Non Surgical Treatments
There are a wide variety of non-surgical options for back pain treatment of the lumbar spine. The more common treatment approaches include:
Typical pain medications used to treat the lower back pain include acetaminophen, NSAIDs, oral steroids, narcotic drugs, muscle relaxants, and anti-depressants. Each type of medication has strengths, limitations, and risks, and the patient’s particular problem in the lower back and overall health will determine which pain reliever, if any, is indicated.
Epidural steroid injections (ESIs) are a common treatment option for many forms of low back pain and leg pain. They have been used for low back problems since 1952 and are still an integral part of the non-surgical management of sciatica and low back pain. The goal of the injection is pain relief; at times the injection alone is sufficient to provide relief, but commonly an epidural steroid injection is used in combination with a comprehensive rehabilitation program to provide additional benefit.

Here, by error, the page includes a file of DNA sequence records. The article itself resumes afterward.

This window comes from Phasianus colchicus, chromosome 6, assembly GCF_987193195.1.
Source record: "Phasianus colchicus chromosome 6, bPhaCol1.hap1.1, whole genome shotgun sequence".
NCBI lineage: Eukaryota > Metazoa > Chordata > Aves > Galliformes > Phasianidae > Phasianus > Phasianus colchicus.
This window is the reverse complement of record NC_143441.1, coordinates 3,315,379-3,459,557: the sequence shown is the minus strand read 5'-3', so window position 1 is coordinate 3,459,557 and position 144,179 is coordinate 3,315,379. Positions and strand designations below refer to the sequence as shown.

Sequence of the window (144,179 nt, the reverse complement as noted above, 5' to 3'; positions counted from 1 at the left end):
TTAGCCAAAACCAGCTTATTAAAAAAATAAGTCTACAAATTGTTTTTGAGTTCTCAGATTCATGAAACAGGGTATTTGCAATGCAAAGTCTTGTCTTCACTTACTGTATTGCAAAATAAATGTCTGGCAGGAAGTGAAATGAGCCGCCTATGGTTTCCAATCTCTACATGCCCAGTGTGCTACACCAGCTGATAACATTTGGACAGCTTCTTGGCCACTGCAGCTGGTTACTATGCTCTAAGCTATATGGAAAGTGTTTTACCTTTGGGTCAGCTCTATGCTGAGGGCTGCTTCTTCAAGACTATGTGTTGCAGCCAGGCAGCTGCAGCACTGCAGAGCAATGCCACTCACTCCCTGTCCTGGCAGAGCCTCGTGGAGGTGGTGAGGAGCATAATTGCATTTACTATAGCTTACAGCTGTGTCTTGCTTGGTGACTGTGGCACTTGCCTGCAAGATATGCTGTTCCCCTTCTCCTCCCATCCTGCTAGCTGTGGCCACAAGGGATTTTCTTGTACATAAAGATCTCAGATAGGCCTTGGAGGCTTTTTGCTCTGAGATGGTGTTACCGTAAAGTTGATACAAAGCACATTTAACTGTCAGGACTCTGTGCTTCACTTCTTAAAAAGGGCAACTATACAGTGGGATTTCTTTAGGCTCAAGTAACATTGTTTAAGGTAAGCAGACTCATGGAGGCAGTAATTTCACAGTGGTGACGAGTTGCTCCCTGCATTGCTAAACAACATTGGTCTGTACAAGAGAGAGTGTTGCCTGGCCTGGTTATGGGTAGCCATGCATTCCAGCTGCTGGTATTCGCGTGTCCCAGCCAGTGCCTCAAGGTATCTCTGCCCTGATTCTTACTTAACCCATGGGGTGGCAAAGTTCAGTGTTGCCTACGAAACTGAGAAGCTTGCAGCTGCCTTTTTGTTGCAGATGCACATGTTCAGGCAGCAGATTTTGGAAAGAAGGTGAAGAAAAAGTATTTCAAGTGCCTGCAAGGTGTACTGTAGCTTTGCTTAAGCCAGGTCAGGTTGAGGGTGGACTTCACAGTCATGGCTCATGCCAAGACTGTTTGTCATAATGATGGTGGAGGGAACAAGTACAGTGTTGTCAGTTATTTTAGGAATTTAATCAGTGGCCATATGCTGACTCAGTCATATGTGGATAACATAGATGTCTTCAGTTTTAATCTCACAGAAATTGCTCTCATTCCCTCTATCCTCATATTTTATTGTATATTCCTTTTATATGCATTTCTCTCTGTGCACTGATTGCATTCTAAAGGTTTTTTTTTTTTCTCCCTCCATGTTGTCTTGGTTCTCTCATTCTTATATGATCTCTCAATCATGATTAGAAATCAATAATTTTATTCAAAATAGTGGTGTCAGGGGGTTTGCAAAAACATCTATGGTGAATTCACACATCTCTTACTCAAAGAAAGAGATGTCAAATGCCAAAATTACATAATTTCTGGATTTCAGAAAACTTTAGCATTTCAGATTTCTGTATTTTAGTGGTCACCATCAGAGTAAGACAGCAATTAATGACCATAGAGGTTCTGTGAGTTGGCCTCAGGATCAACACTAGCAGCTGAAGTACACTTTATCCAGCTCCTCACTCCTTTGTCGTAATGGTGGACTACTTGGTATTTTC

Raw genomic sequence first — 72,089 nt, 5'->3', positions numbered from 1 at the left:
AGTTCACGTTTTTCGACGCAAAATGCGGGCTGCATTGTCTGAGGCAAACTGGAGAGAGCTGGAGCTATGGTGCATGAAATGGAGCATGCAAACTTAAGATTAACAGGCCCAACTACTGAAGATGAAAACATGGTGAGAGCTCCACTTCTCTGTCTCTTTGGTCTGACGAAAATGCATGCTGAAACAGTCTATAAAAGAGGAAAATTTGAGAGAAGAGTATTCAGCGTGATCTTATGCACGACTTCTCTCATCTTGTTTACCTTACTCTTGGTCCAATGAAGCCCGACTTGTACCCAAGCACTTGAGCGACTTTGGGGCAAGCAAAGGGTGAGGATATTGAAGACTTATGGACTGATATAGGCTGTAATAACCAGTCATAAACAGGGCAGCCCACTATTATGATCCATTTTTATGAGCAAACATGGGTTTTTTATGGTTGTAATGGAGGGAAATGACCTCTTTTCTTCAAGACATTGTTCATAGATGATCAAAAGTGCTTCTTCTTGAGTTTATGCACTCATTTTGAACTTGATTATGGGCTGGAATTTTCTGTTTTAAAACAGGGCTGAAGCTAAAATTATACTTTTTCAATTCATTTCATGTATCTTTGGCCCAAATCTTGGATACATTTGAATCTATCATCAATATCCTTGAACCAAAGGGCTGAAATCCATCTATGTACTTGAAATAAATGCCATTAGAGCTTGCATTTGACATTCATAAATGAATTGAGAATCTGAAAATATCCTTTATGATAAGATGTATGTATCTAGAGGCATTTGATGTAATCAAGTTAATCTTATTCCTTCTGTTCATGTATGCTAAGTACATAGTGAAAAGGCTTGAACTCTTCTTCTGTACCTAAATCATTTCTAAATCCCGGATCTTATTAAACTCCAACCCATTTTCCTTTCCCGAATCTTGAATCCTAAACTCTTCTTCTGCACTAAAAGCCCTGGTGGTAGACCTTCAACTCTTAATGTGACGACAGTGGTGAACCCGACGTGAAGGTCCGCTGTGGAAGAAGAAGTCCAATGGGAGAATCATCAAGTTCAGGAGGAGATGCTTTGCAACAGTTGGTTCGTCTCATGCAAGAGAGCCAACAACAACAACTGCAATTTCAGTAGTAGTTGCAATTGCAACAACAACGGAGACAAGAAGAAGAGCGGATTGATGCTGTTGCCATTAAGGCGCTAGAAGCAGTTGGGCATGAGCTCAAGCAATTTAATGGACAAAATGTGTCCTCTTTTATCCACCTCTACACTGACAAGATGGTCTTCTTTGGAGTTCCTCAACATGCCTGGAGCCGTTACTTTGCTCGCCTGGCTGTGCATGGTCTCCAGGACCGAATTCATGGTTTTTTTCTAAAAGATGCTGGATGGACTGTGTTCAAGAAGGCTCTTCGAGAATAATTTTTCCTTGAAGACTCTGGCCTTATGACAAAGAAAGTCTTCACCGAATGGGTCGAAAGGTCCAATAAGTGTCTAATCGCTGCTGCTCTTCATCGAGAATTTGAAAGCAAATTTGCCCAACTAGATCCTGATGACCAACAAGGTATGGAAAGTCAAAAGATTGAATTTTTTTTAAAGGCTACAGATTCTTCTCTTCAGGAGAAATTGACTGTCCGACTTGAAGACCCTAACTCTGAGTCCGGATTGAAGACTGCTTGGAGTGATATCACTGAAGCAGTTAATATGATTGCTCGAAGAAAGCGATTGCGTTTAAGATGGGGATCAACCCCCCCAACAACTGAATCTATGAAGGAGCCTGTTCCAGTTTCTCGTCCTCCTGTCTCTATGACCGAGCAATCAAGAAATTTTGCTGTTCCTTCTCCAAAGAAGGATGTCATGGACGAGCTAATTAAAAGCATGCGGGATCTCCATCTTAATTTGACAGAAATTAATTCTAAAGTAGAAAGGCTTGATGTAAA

Injections offer relief for some - but not all - patients, and they can be used to help identify the source of pain.
Heat or ice
Application of a cold pack or heating pad can help relieve low back pain. Some people find that alternating between the two works best.
This treatment maybe applied by a chiropractor, osteopathic doctor, or other qualified health professional. It is thought to help relieve lower back pain by reducing pressure on sensitive structures, increasing flexibility, improving blood flow and reducing muscle tension.
After an episode of low back pain has lasted between two and six weeks, or if there are frequent recurrences of low back pain, physical therapy is often recommended.
In general, the goals of physical therapy are to decrease pain, increase function, and provide education on a maintenance program to prevent further recurrences.
A physical therapy program for back pain usually has two components:
- Passive physical therapy to help reduce the patient's pain to a more manageable level
- Active exercises
Massage therapy is thought to improve blood flow, reducing muscle stiffness, and decrease stiffness.
Exercise. A program of back exercises and physical therapy will usually include a combination of strengthening, stretching, and low-impact aerobic exercise.